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Chicago Bulls Must Run from Andrea Bargnani Trade Talks as Fast as They Can

CHICAGO, IL - MARCH 24:  Andrea Bargnani #7 of the Toronto Raptors grabs the arm of Carlos Boozer #5 of the Chicago Bulls as Boozer tries to control the ball at the United Center on March 24, 2012 in Chicago, Illinois. NOTE TO USER: User expressly acknowledges and agrees that, by downloading and or using this photograph, User is consenting to the terms and conditions of the Getty Images License Agreement.  (Photo by Jonathan Daniel/Getty Images)
Jonathan Daniel/Getty Images
Jonathan WassermanNBA Lead WriterFebruary 8, 2013

Run. Just keeping running and never look back, Forrest Gump style.

That's what the Chicago Bulls should do if approached by the Toronto Raptors looking for an Andrea Bargnani-Carlos Boozer swap.

I couldn't think of a worse deal. When you put this into ESPN's Trade Machine: It reads, "Stop it!"

The deal just doesn't make sense for too many reasons, giving life to the notion that Toronto is attempting to raise Bargnani's perceived trade value and make him sound coveted.

One of the Bulls greatest strengths is their interior toughness. Trading Boozer for Bargnani would be like chopping a steel leg off a chair and replacing it with a floppy hot dog.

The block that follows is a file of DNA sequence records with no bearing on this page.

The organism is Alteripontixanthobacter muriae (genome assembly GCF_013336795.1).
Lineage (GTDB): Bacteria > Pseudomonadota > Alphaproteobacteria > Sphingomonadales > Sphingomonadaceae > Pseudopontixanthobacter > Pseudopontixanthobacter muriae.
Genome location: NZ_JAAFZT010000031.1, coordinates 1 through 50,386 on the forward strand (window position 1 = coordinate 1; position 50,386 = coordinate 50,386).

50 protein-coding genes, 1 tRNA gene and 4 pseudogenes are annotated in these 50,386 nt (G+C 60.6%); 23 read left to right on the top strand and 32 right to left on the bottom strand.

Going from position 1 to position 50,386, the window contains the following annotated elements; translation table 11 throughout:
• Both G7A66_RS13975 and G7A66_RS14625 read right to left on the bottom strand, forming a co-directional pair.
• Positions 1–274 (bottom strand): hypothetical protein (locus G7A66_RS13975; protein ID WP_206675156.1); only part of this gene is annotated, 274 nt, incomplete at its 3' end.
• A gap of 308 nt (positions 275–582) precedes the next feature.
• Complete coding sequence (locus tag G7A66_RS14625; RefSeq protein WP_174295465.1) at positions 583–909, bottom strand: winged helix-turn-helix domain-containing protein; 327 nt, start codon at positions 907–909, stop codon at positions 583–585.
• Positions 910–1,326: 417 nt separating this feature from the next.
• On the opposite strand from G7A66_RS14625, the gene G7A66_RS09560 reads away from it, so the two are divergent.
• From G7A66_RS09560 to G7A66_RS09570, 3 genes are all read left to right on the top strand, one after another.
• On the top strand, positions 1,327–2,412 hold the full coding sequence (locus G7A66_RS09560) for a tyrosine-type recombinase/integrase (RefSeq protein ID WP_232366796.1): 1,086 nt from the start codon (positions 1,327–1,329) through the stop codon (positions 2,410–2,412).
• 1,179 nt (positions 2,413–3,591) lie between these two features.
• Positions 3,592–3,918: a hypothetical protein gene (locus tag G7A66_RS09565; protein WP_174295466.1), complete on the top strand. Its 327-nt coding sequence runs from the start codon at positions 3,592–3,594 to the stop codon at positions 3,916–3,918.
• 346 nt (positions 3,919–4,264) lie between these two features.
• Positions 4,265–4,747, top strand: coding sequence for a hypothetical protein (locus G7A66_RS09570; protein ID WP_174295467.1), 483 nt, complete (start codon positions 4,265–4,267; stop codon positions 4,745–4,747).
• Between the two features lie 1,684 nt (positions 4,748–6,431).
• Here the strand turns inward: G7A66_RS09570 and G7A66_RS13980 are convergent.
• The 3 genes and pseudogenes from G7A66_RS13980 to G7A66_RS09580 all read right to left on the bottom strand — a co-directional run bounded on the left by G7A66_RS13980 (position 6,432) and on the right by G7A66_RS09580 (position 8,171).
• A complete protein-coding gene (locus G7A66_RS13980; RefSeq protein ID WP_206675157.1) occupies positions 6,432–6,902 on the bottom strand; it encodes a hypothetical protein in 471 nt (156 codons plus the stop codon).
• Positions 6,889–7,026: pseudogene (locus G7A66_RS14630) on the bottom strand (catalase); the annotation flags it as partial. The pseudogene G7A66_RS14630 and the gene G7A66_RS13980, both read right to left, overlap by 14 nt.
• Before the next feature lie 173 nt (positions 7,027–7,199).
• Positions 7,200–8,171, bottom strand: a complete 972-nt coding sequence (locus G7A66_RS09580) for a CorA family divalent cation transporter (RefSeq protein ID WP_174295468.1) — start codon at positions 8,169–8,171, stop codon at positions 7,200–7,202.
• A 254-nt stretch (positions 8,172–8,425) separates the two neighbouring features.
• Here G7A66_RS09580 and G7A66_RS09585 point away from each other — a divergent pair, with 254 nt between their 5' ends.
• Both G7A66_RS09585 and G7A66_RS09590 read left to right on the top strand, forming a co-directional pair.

If it's about the money, the Bulls are better of amnestying Boozer and using the roughly $22 million they'd have to pay Bargnani over the next two years and spend it on someone else.

While the Bulls could use Bargnani's three-point shooting, there are easier ways to go about getting it.

Boozer is playing some of his best ball in years, and he's meshing with Joakim Noah and Luol Deng. You'd like to think some of the success the Bulls have endured has something to do with Boozer's 15.7 points and 9.4 rebounds per game.

Chicago could use some frontcourt depth behind Joakim Noah at the 5, but not if it means up giving an integral cog of the win-now nucleus.

When Derrick Rose comes back, the Bulls have a roster that's capable of competing for a title. The Boozer-Noah duo gives them an edge inside over the Miami Heat and New York Knicks. By breaking that up, they'd be neutralizing an advantage.

I wouldn't be too concerned if you're a Chicago fan. I'd have a hard time believing Tom Thibodeau would sign off on a deal involving one of his impact players for an injury-prone jump-shooter who doesn't D up.

We've heard better trade rumors over the years. Expect this one to just blow away.

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